Linked: These 7 productivity “rules” are harmful, anti-scientific myths
I enjoyed reading this article because how often have we all read about things like the morning routines of successful entrepreneurs, or the habits that make people successful, without really thinking about the fact that nothing in the articles is actually scientifically backed, it’s all just anecdotes.
“I hate to admit it because I bought into it for so long, but I genuinely believe most productivity “rules” are myths. And furthermore, people telling you about them are usually hypocrites. I don’t know a single person IRL who has a consistent morning routine. I don’t know of any real people who religiously go to bed at the same time. And yet most of us still manage to go about our days, getting stuff done.
Authors and bloggers will try to persuade you that their way is not only scientifically backed, but actually, the only right way to do things. (They also position productivity as a moral virtue which I find problematic all on its own, but that’s a separate issue.)”
It’s true when we see many a “life-hack”, or productivity and success writer talking about what makes people successful, it’s almost always looks something like this:
- Interview a handful of super successful people
- Compare their habits and see how some of them do similar things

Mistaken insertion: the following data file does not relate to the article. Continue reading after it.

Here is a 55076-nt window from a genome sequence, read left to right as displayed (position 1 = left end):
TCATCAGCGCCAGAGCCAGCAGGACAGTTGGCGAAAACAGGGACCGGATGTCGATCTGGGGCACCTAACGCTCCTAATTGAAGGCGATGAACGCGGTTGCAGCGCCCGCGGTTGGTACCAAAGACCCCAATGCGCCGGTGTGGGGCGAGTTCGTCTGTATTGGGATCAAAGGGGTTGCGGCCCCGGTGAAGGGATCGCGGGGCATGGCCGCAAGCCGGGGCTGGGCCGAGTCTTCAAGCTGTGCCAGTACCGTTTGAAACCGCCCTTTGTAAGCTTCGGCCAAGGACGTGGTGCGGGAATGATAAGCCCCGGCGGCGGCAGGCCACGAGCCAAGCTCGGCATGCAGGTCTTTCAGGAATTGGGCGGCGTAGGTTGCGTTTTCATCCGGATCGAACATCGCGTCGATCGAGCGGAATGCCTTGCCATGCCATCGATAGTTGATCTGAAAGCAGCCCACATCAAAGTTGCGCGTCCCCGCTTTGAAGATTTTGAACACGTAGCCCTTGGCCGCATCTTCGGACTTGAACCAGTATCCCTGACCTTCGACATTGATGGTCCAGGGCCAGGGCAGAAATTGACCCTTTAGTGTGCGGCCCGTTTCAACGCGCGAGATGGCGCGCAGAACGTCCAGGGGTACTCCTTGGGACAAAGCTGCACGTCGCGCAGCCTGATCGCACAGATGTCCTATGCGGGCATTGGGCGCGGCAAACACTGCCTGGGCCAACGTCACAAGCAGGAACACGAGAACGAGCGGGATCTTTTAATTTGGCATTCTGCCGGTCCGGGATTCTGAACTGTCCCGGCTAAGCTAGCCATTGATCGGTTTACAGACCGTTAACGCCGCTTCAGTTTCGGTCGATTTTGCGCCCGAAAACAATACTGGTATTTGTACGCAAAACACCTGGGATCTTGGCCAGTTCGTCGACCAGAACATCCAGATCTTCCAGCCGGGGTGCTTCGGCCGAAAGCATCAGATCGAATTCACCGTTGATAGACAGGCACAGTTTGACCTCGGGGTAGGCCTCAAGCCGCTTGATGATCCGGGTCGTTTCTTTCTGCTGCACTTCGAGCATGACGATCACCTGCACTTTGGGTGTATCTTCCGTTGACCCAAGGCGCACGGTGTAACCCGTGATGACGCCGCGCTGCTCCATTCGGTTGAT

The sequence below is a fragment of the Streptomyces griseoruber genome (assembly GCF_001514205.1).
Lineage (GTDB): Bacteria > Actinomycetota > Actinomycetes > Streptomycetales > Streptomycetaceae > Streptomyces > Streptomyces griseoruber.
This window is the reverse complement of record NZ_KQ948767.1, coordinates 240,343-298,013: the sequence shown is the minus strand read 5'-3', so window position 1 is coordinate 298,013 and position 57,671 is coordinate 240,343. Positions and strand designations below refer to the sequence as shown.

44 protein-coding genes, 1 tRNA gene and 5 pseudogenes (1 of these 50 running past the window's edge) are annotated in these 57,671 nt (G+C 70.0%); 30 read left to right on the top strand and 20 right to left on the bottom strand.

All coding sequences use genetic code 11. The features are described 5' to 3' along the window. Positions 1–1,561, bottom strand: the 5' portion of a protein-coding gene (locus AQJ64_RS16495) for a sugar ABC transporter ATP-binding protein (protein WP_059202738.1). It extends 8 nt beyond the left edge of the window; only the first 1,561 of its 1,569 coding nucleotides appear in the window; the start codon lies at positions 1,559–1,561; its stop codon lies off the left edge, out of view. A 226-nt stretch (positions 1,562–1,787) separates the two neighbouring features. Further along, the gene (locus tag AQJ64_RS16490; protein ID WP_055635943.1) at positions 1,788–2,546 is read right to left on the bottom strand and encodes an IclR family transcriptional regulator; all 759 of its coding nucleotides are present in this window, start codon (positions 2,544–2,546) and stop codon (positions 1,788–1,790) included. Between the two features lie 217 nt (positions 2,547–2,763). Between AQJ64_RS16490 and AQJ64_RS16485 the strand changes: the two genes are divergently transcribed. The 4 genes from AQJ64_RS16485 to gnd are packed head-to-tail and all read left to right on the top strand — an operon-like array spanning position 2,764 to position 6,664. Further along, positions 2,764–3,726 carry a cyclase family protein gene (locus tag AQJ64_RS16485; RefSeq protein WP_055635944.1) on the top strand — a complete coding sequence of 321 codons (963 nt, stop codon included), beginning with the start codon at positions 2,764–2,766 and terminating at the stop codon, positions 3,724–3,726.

- Write an article telling people they should do these same things to be successful
But notice what is missing from all of this advice? Any actual science. Or, for that matter, any interviews with the thousands of people who actually do the same thing, and aren’t nearly as successful. Sure, maybe Jeff Bezos gets up every day at 5 AM, goes for a run, then schedules some deep-think time, all before he even checks email. Do you really think it you or I did that, that would make us as successful as Jeff Bezos? I guarantee you, his sleep schedule and morning routine is similar to hundreds of thousands, if not millions of people around the world, who do not have lives that we would want to emulate. But we don’t read those stories, because no one cares.
On the other hand, in order for a lot of these productivity hacks to have any scientific fact behind them, we would have to look at those people and see how maybe it’s not the morning routine that makes Bezos worth a gazillion dollars, it was something else entirely.
But then, those articles are much harder to write and would involve a lot more work, and even admit that you can’t hack your way to a billion dollars in success. We wouldn’t want to do anything like that, would we?